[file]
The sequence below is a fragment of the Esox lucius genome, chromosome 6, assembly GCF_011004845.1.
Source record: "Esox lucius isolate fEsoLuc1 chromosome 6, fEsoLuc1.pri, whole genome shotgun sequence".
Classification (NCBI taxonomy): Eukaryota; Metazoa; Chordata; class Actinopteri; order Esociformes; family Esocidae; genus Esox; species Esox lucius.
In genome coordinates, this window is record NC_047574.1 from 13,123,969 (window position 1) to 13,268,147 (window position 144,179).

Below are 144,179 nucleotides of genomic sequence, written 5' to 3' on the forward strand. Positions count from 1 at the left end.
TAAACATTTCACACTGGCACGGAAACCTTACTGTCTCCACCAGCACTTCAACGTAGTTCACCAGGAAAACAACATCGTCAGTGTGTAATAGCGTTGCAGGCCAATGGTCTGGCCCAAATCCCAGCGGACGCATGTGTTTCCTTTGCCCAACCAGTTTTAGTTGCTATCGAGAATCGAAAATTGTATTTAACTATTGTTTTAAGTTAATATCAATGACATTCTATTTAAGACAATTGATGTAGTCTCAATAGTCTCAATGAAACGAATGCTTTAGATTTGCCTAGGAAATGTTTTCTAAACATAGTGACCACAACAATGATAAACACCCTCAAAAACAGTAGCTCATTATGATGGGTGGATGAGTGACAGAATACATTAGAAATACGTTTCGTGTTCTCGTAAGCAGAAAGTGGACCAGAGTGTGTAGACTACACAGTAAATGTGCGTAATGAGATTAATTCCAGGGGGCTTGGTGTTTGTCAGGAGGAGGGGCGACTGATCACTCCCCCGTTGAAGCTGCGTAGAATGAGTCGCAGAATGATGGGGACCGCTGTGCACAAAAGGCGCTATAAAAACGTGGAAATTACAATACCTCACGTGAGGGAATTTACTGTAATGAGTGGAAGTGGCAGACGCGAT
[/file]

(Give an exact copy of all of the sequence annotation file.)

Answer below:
The sequence below is a fragment of the Esox lucius genome, chromosome 6, assembly GCF_011004845.1.
Source record: "Esox lucius isolate fEsoLuc1 chromosome 6, fEsoLuc1.pri, whole genome shotgun sequence".
Classification (NCBI taxonomy): Eukaryota; Metazoa; Chordata; class Actinopteri; order Esociformes; family Esocidae; genus Esox; species Esox lucius.
In genome coordinates, this window is record NC_047574.1 from 13,123,969 (window position 1) to 13,268,147 (window position 144,179).

Below are 144,179 nucleotides of genomic sequence, written 5' to 3' on the forward strand. Positions count from 1 at the left end.
TAAACATTTCACACTGGCACGGAAACCTTACTGTCTCCACCAGCACTTCAACGTAGTTCACCAGGAAAACAACATCGTCAGTGTGTAATAGCGTTGCAGGCCAATGGTCTGGCCCAAATCCCAGCGGACGCATGTGTTTCCTTTGCCCAACCAGTTTTAGTTGCTATCGAGAATCGAAAATTGTATTTAACTATTGTTTTAAGTTAATATCAATGACATTCTATTTAAGACAATTGATGTAGTCTCAATAGTCTCAATGAAACGAATGCTTTAGATTTGCCTAGGAAATGTTTTCTAAACATAGTGACCACAACAATGATAAACACCCTCAAAAACAGTAGCTCATTATGATGGGTGGATGAGTGACAGAATACATTAGAAATACGTTTCGTGTTCTCGTAAGCAGAAAGTGGACCAGAGTGTGTAGACTACACAGTAAATGTGCGTAATGAGATTAATTCCAGGGGGCTTGGTGTTTGTCAGGAGGAGGGGCGACTGATCACTCCCCCGTTGAAGCTGCGTAGAATGAGTCGCAGAATGATGGGGACCGCTGTGCACAAAAGGCGCTATAAAAACGTGGAAATTACAATACCTCACGTGAGGGAATTTACTGTAATGAGTGGAAGTGGCAGACGCGAT